Frederick Malone was named the Principal of the Year Grand Division winner for West Tennessee. 5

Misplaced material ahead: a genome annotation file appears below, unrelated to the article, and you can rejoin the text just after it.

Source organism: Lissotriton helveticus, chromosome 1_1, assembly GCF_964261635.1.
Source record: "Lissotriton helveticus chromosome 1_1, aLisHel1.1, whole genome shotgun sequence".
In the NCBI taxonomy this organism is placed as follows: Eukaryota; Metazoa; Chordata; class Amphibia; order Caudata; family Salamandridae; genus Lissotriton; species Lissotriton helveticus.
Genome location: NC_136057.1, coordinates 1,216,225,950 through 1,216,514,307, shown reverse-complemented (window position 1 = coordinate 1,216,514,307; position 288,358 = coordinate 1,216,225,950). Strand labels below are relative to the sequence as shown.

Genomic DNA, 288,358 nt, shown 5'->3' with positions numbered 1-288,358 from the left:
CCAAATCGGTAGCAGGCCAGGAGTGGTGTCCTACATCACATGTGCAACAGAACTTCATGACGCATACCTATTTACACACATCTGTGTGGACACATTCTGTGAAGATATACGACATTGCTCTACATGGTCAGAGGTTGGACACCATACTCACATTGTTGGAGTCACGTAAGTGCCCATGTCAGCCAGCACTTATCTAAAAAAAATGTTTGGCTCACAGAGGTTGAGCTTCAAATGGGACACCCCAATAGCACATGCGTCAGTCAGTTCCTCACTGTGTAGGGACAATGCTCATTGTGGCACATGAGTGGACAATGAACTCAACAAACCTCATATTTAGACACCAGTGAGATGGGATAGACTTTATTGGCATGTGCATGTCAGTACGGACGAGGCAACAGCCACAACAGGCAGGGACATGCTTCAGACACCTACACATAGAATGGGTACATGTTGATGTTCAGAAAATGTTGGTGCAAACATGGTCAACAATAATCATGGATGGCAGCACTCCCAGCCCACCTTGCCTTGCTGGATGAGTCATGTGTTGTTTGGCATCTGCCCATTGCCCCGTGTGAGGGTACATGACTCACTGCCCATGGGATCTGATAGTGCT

Looking for Balance TEA members take measure of the evaluation system TEA members on the Tennessee Evaluation Advisory Committee made recommendation after recommendation in 2010 and 2011 to ensure that the teacher and principal evaluation system in Tennessee would be a fair process, benefiting students and faculty alike. Now, looking back at the evaluation model’s first year, they say the state would have done well to implement more of their recommendations. According to the minutes from the January 13, 2011, TEAC meeting, educators pushed for an in-depth review for the evaluation system prior to its rollout. Jimmy Bailey, then principal of Arlington International Leadership Magnet School in Jackson-Madison and a longtime TEA member, asked whether TEAC would review policy recommendations made to the State Board of Education during prior months. Bailey believed such review was necessary, observing that certain recommendations, such as evaluating every teacher in every building, were proving more challenging than expected. Almost two years after that meeting, Jill Levine, principal at Normal Park Museum Magnet in Chattanooga and member of Hamilton Co. EA, has mixed feelings about the final product and the way it was rolled out across the state. “We made recommendations,” she says. “But there’s a big difference between making recommendations and the end result.” Of course, there are many positive aspects of the new evaluation system, such as having principals in classrooms giving immediate feedback to teachers. But the negatives are also evident. Take, for instance, the rush and confusion surrounding the system’s implementation. Several teachers and TEAC members interviewed about Tennessee’s evaluation model question why our state chose to forego a statewide full-year pilot, instead putting a raw system in place while it was still being tweaked. Many teachers and administrators have compared it to “fixing a plane in mid-air.” Such comparisons are not lost on Levine, who says TEAC members did not see the actual evaluation model until the last 15 minutes of the final TEAC meeting. “Then our committee was disbanded,” she says. “We received a nice letter from the governor, but we never had a follow-up meeting.” A year ago, Carter Co. Teachers Association member and TEAC panelist Kenny Lou Heaton expected recommendations made by TEAC to work very well. “I have always been of the personal belief that teachers, just like the students we face each day, 6  November 2012